Events in Modern Languages & Cultures
Inaugural Lecture: Professor John O'Brien [Durham University] 'Their Montaigne, Our Montaigne: The Essais in the Light of their Early Modern Readers'
Using largely unrecorded or little known copies of Montaigne’s Essais with contemporary annotations from the years 1595-1700, this inaugural lecture contends that early modern readers of Montaigne can help us re-focus our interpretations of key concepts in his work. The lecture will concentrate on three such areas: self, subject and thinking. In contrast to modern interpretations of Montaigne, which take him as the creator of an introspective self, his first readers favour the idea of an active self, connected to the world and dealing with the challenges that arise in respect of ideas of the subject and thinking. By attending to the evidence provided by such historical readers of the Essais, we avoid the pitfalls of presentism while nonetheless understanding Montaigne in the light of our own changed perspective.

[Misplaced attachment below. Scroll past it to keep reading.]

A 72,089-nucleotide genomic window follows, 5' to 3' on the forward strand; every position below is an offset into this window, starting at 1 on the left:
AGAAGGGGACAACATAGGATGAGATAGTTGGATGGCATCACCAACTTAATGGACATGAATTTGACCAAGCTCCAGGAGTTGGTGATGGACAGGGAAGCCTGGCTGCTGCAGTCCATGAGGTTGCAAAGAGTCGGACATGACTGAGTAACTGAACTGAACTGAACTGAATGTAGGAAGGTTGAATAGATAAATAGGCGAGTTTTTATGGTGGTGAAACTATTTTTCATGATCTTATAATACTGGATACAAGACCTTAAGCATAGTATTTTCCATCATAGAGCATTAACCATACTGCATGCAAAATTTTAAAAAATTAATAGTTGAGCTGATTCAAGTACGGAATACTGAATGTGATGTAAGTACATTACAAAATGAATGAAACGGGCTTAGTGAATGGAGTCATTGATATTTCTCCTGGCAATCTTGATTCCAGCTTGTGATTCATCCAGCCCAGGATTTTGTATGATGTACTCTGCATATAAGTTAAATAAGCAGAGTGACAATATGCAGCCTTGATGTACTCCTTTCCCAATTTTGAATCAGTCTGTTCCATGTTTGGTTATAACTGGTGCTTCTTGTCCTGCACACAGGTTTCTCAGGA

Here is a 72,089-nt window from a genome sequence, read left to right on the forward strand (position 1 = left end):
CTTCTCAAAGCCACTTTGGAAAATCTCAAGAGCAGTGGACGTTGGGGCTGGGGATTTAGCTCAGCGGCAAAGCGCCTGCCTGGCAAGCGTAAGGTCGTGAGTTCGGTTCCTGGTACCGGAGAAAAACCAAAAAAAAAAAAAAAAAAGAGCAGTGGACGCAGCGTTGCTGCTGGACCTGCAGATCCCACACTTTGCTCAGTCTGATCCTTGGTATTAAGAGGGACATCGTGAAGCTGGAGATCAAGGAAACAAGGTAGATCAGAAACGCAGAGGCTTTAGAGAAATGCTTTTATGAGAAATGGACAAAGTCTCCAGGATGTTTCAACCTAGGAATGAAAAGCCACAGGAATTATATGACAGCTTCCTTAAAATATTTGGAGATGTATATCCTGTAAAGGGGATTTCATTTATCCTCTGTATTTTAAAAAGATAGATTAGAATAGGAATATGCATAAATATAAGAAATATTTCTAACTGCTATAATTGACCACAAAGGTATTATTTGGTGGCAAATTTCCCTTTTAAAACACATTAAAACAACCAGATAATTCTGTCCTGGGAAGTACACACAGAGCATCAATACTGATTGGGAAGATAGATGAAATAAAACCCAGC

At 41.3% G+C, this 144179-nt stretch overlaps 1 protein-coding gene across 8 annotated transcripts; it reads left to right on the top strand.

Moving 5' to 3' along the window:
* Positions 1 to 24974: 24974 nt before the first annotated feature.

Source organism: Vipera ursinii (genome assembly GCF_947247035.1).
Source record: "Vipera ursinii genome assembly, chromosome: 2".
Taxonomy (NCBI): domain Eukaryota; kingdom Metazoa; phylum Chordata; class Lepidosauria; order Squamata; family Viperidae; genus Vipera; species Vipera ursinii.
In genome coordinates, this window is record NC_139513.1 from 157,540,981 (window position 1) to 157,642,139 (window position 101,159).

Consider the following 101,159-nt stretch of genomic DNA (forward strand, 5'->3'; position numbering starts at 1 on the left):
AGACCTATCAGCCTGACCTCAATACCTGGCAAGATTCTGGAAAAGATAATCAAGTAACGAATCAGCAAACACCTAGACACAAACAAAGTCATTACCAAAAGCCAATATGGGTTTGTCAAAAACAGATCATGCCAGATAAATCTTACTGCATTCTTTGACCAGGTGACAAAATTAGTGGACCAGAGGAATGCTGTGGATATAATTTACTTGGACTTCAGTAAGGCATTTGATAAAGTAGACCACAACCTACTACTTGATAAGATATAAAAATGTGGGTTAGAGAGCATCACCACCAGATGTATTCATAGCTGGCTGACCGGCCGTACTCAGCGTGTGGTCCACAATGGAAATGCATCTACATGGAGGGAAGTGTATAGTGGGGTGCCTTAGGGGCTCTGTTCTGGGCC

Professor John O’Brien is Director of the Institute of Medieval and Early Modern Studies at Durham. He took his B.A. and M.A. at Cambridge and his D.Phil. at Oxford. He taught at the Ecole Normale Supérieure in Paris, and then at the Universities of Liverpool and London, before moving to the University of Durham in 2013. He has been Visiting Professor at the Université Paris-VII and at the Centre d’Etudes Supérieures de la Renaissance (University of Tours), British Academy Exchange Fellow at the Newberry Library, Chicago, and Visiting Scholar at the Universities of Oxford and Michigan. The epicentre of his research is the French essayist, Michel de Montaigne (1533-92), on whom he has published extensively. Professor O’Brien is also strongly committed to public engagement and impact, and is currently pursuing a project with the National Trust dealing with Anglo-French intellectual networks as evidenced in specific National Trust libraries.
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